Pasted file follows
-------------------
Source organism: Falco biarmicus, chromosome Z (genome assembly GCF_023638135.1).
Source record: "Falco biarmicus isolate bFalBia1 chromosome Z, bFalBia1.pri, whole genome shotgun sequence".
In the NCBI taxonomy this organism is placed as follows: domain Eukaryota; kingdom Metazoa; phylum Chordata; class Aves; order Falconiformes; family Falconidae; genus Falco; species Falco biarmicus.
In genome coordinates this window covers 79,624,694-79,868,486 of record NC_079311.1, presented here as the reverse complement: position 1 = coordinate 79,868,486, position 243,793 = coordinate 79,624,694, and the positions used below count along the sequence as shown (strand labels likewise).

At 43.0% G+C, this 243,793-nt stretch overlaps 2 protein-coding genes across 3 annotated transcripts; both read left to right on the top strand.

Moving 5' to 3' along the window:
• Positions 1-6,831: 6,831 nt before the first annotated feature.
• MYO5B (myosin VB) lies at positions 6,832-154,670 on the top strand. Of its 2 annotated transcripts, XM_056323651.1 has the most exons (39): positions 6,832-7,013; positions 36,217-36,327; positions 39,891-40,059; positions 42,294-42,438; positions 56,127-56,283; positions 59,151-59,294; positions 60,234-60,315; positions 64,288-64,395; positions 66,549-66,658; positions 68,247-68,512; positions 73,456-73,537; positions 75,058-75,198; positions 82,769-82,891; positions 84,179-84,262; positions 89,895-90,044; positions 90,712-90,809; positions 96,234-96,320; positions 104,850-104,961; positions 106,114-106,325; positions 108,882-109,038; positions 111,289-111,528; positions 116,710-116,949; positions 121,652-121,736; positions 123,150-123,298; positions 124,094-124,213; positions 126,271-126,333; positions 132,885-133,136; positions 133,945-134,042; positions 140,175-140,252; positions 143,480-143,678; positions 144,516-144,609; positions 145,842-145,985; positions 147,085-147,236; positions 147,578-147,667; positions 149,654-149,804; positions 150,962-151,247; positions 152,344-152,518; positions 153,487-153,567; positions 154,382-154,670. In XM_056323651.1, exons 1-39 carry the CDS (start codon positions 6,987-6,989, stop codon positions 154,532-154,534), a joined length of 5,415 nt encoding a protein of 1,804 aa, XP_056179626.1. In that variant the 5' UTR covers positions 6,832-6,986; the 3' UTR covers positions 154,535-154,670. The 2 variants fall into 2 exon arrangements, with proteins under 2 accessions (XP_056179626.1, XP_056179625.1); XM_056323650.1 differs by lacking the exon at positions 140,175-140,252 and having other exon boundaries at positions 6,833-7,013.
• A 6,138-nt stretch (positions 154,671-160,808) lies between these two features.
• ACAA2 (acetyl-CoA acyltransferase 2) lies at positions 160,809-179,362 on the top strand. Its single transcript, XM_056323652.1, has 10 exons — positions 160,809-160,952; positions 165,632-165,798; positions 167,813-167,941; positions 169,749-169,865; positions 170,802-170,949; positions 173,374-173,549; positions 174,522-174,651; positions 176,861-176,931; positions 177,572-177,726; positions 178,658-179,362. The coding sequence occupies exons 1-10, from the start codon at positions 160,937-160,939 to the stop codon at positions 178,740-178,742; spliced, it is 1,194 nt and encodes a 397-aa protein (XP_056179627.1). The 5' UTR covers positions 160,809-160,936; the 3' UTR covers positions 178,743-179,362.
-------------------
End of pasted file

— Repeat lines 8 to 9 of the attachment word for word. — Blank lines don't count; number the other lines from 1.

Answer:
• MYO5B (myosin VB) lies at positions 6,832-154,670 on the top strand. Of its 2 annotated transcripts, XM_056323651.1 has the most exons (39): positions 6,832-7,013; positions 36,217-36,327; positions 39,891-40,059; positions 42,294-42,438; positions 56,127-56,283; positions 59,151-59,294; positions 60,234-60,315; positions 64,288-64,395; positions 66,549-66,658; positions 68,247-68,512; positions 73,456-73,537; positions 75,058-75,198; positions 82,769-82,891; positions 84,179-84,262; positions 89,895-90,044; positions 90,712-90,809; positions 96,234-96,320; positions 104,850-104,961; positions 106,114-106,325; positions 108,882-109,038; positions 111,289-111,528; positions 116,710-116,949; positions 121,652-121,736; positions 123,150-123,298; positions 124,094-124,213; positions 126,271-126,333; positions 132,885-133,136; positions 133,945-134,042; positions 140,175-140,252; positions 143,480-143,678; positions 144,516-144,609; positions 145,842-145,985; positions 147,085-147,236; positions 147,578-147,667; positions 149,654-149,804; positions 150,962-151,247; positions 152,344-152,518; positions 153,487-153,567; positions 154,382-154,670. In XM_056323651.1, exons 1-39 carry the CDS (start codon positions 6,987-6,989, stop codon positions 154,532-154,534), a joined length of 5,415 nt encoding a protein of 1,804 aa, XP_056179626.1. In that variant the 5' UTR covers positions 6,832-6,986; the 3' UTR covers positions 154,535-154,670. The 2 variants fall into 2 exon arrangements, with proteins under 2 accessions (XP_056179626.1, XP_056179625.1); XM_056323650.1 differs by lacking the exon at positions 140,175-140,252 and having other exon boundaries at positions 6,833-7,013.
• A 6,138-nt stretch (positions 154,671-160,808) lies between these two features.